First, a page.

I remember when I began forgoing a giant tub of popcorn (with the several extra pumps of glowing orange “butter”) at the movie theater. I was a sophomore in college, perhaps still a little afraid of putting on the “freshman fifteen” (hey, even as a sophomore, you’re not out of the woods). And the Center for Science in the Public Interest had just declared my favorite treat a public nuisance.
For those of us who didn’t understand the nutritional gravity that “37 grams of saturated fat” represented, the CSPI helpfully put it in these terms: “A medium-sized ‘butter’ popcorn at a typical neighborhood movie theater contains more artery-clogging fat than a bacon-and-eggs breakfast, a Big Mac and fries for lunch, and a steak dinner with all the trimmings – combined!” On morning shows, they drove the message home by stuffing all those things right into one popcorn tub for the television cameras. It wasn’t really the popcorn itself that was sinister, we learned, but the coconut oil used to cook it. Later, chains such as United Artists, AMC and Loews announced they’d stop using coconut oil altogether.
In their book, Made to Stick, Chip and Dan Heath explained the popcorn scare this way: “This is an idea success story…The people at CSPI knew something about the world that they needed to share. They figured out a way to communicate the idea so that people would listen and care. And the idea stuck.”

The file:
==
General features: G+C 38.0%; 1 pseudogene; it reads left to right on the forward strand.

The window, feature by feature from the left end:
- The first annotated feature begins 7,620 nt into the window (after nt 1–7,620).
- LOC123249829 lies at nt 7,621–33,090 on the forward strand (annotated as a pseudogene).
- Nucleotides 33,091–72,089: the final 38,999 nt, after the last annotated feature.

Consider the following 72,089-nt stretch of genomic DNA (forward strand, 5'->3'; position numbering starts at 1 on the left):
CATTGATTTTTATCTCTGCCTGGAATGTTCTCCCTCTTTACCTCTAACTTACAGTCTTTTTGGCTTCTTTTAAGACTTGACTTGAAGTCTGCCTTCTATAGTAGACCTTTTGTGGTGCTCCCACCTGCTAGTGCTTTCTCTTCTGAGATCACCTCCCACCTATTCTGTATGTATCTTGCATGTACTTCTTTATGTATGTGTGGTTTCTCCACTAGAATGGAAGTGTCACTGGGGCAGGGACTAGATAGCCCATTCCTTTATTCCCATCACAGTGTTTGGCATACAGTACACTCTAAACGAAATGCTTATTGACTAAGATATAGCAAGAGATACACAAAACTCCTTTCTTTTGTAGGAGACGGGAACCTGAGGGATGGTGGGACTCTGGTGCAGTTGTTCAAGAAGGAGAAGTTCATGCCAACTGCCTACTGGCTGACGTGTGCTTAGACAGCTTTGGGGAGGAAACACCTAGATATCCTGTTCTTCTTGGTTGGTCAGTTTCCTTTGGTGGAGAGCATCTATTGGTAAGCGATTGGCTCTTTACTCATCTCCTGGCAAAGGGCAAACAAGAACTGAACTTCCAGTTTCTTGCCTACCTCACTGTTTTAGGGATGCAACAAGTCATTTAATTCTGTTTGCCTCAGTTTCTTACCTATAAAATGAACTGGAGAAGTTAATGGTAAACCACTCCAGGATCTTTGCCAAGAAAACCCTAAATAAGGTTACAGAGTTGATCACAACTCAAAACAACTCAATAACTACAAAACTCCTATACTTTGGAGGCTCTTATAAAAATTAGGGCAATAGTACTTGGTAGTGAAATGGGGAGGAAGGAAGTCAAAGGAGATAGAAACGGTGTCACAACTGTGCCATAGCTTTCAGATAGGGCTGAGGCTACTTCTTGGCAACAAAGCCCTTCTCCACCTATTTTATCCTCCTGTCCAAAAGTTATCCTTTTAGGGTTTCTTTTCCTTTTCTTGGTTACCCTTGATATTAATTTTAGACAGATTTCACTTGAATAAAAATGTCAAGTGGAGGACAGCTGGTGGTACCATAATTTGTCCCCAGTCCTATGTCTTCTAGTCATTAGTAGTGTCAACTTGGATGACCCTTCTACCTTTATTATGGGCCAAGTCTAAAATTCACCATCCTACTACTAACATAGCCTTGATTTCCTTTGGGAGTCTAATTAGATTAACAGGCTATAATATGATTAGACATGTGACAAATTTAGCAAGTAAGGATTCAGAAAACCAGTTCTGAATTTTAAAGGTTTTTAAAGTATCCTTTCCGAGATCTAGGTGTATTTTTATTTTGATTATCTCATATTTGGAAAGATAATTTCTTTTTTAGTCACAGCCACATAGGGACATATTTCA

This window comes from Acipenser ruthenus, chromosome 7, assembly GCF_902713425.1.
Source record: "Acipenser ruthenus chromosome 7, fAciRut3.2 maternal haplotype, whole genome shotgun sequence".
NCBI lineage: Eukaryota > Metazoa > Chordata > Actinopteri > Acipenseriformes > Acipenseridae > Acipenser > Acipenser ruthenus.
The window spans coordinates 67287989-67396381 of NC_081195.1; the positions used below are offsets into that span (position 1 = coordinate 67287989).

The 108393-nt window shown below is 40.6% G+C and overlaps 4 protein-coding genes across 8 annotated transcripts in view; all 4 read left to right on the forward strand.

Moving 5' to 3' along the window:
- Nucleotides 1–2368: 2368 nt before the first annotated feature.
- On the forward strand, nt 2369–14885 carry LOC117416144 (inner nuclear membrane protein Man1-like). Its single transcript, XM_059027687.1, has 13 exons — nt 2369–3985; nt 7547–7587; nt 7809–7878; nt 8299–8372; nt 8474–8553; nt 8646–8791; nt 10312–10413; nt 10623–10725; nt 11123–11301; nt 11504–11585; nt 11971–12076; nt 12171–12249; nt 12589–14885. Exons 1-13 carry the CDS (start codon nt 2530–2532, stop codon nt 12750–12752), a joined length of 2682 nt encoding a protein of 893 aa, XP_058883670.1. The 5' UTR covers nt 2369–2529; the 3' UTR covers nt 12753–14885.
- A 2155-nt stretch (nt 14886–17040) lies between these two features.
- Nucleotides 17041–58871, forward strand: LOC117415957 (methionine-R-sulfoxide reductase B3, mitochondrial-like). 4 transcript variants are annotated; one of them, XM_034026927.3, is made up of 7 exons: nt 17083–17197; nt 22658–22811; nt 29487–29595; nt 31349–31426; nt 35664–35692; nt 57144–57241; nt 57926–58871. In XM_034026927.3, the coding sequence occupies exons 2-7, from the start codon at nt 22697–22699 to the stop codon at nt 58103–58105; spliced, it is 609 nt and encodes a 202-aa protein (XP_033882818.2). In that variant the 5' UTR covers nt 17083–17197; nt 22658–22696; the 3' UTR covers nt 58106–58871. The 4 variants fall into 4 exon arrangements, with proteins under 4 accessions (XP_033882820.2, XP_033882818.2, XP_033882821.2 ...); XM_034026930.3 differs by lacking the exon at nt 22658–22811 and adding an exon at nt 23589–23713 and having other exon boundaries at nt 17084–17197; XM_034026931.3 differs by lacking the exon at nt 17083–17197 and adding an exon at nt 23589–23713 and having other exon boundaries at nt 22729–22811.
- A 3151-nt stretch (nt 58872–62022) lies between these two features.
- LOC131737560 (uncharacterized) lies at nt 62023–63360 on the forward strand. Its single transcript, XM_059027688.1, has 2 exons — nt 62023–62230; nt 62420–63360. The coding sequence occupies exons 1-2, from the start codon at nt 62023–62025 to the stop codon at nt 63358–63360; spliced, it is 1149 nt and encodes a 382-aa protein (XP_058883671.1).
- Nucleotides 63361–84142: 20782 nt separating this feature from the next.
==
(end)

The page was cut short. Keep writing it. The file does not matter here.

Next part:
Which makes the most recent movie popcorn debate resonate – for this former popcorn-avoider, at least. At issue: The FDA is now scrabbling with big movie theater chains over an FDA proposal to expand a federal law requiring restaurants with more than 20 locations to list calorie counts. The National Association of Theatre Owners wants an exemption from the rule.
The real issue, writes WalletPop’s Sarah Gilbert, is that theaters want to protect their artery-clogging cash cow, detailing how a $6 tub of popcorn costs the chain as little as 15 or 20 cents.
TIME Magazine cites a study by the American Journal for Preventive Medicine that suggests theater owners don’t have too much to worry about, since Americans have largely ignored posted fat and salt contents within fast food chains and ordered what they wanted. What’s a fun movie without a fun tub of crunchy dripping butter, after all?
Plus, asks a Los Angeles Times editorial, what’s the sense in making a “melodrama out of a molehill”? No fan of a nanny state, the editorial still posits that while people should decide for themselves what they want to eat and drink, “part of empowering consumers to make smart decisions is giving them basic information, and that includes the fact that a large popcorn might contain more calories than they're supposed to eat in an entire day.” And you can, ahem, weigh in here.